Q: What does the future look like for PLG?
A: I've been working with a couple of colleagues on another working group. Looking at the market, PLG has certainly taken off when you see a lot of the successful companies that are going public and raising unicorn valuations, they're adopting PLG characteristics, but you're also starting to see some nuances.
Oftentimes, these are API-first hyperconnected products where the users of a product might be other products, rather than human users. Or these companies are scaling with usage-based pricing, which allows folks to start for free and only pay as they see value.
This is a form of PLG because as you invest in R&D and drive more product option, you naturally generate more revenue. But that's not something that we thought of as classic PLG back in the early days, or even this rise of really innovative, indirect monetization methods.
Look at companies like Ramp, which offer a suite of finance-related tools and give them away for free, and then monetize on payments and financial transactions. You could even look at Shopify, which now generates most of its revenue not from software subscriptions but from other services.
If we live in a connected API-first model, the lines are blurring between software and non-software. People just expect a connected workflow to solve their work-related problems. When you look at these trends individually, they might not raise an eyebrow, but collectively, these indicate that we're in a new era for PLG.
We’ve debated for a while if this is something fundamentally different than PLG, or if it’s more of an evolution. And what I determined is that a lot of the same learnings about PLG apply, but now there are also new learnings that we have to take into account if we want to stay ahead of the pack and build that next generation of companies.
So essentially, the bar has been raised for what it really means to be PLG in this new era. We're calling it the age of connected work, and we’re excited in the coming weeks to share a new set of PLG principles to win in the age of connected work.
Q: Tell us a little bit about you and what's exciting you about the future. What's your next big thing?
A: My team at OpenView works with our portfolio companies on anything related to growth and go-to-market strategy. A lot of what we write about externally is about questions that we get from founders or their leadership teams. We try to study them and learn from what other companies are doing, and then anonymize those learnings and share them back out as a blog post or a benchmark report.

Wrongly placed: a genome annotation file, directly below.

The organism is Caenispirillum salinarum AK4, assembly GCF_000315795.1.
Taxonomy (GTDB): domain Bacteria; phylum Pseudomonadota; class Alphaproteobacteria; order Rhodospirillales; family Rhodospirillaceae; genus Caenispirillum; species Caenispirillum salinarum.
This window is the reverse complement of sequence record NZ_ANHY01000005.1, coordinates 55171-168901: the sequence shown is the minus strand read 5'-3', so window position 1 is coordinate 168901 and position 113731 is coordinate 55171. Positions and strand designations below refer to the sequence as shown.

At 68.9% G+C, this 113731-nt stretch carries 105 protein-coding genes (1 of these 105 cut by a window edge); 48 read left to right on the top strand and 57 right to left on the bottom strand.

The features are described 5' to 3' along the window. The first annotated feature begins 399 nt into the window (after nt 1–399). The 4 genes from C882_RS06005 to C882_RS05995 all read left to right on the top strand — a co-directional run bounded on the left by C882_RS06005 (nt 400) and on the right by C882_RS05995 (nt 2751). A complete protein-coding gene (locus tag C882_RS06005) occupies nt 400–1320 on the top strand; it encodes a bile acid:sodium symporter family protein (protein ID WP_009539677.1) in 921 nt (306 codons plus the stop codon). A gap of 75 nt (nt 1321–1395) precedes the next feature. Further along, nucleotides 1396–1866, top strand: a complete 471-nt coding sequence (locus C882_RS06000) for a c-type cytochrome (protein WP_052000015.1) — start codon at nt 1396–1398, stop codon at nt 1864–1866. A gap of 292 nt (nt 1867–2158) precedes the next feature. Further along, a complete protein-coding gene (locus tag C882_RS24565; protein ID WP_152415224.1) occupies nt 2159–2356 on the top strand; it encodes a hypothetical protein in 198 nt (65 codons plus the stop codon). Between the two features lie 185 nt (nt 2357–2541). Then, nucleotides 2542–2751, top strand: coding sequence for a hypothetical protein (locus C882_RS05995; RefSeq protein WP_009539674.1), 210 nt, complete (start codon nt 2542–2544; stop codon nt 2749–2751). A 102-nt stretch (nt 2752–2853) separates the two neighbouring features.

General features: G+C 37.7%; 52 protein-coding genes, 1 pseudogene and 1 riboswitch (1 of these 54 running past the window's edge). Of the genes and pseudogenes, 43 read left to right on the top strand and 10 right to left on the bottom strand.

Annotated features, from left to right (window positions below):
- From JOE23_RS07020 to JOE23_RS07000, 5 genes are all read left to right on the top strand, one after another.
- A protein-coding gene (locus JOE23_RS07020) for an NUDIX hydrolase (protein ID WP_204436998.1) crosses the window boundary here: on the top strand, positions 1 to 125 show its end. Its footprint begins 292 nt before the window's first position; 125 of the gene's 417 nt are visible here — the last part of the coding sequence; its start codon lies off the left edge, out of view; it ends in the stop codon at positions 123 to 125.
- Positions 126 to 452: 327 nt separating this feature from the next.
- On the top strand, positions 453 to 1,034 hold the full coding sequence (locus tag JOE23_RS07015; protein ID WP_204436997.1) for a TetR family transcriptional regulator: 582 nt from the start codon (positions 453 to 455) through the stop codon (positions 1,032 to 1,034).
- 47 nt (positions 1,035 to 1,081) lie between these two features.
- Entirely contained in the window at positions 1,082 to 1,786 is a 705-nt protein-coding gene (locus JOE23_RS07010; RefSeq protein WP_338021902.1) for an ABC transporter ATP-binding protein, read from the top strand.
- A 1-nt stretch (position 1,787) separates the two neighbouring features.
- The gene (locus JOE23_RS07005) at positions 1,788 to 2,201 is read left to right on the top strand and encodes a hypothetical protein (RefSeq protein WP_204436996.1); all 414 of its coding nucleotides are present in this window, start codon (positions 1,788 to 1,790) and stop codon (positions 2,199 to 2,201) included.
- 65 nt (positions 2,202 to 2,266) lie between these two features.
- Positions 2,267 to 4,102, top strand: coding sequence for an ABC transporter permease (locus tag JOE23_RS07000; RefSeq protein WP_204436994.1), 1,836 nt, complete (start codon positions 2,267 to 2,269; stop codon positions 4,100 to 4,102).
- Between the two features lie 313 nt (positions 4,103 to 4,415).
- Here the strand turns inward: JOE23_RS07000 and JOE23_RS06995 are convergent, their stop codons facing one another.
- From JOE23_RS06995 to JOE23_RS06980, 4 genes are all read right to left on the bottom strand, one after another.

A constant focus for our team is staying on top of what founders are thinking about, understanding what their struggles are when it comes to building a software company or adopting PLG, and just trying to learn from what other companies are doing.
One of those other emerging areas is around usage-based pricing. We used to think about SaaS as synonymous with charging on a subscription basis. We often charged annually, a year upfront, and then maybe had a sales rep go and close those deals. They were compensated based on the committed booking, and then they handed off the deal to customer success to manage the renewal.
In a usage-based model, software acts a lot more like a utility. You can use it how you want, you can scale it up and down on-demand, and you can potentially churn any time by no longer using the product. For a software company wanting to sell on a usage basis, it requires rethinking all of the operating assumptions around how you build and scale this kind of business.
I've been fascinated by this topic over the last year and continue to be. There are so many unanswered questions. What does the org structure look like for a usage-based company? How should they compensate the sales team? Should sales stay with customers post-sale or not? There are just so many interesting questions that will continue to be a major focus of mine in the next six to 12 months.
Looking to accelerate your learning and master product-led growth?
Our Product-Led Growth Certified course will allow you to:
👊 Understand the breadth of product-led approaches.
🔥 Gain in-depth knowledge of the current state of PLG and how it came to be.
🚀 Walk away with and apply the common components of PLG with proven strategy.
👊 Up-skill yourself in the core competencies required for getting started in PLG.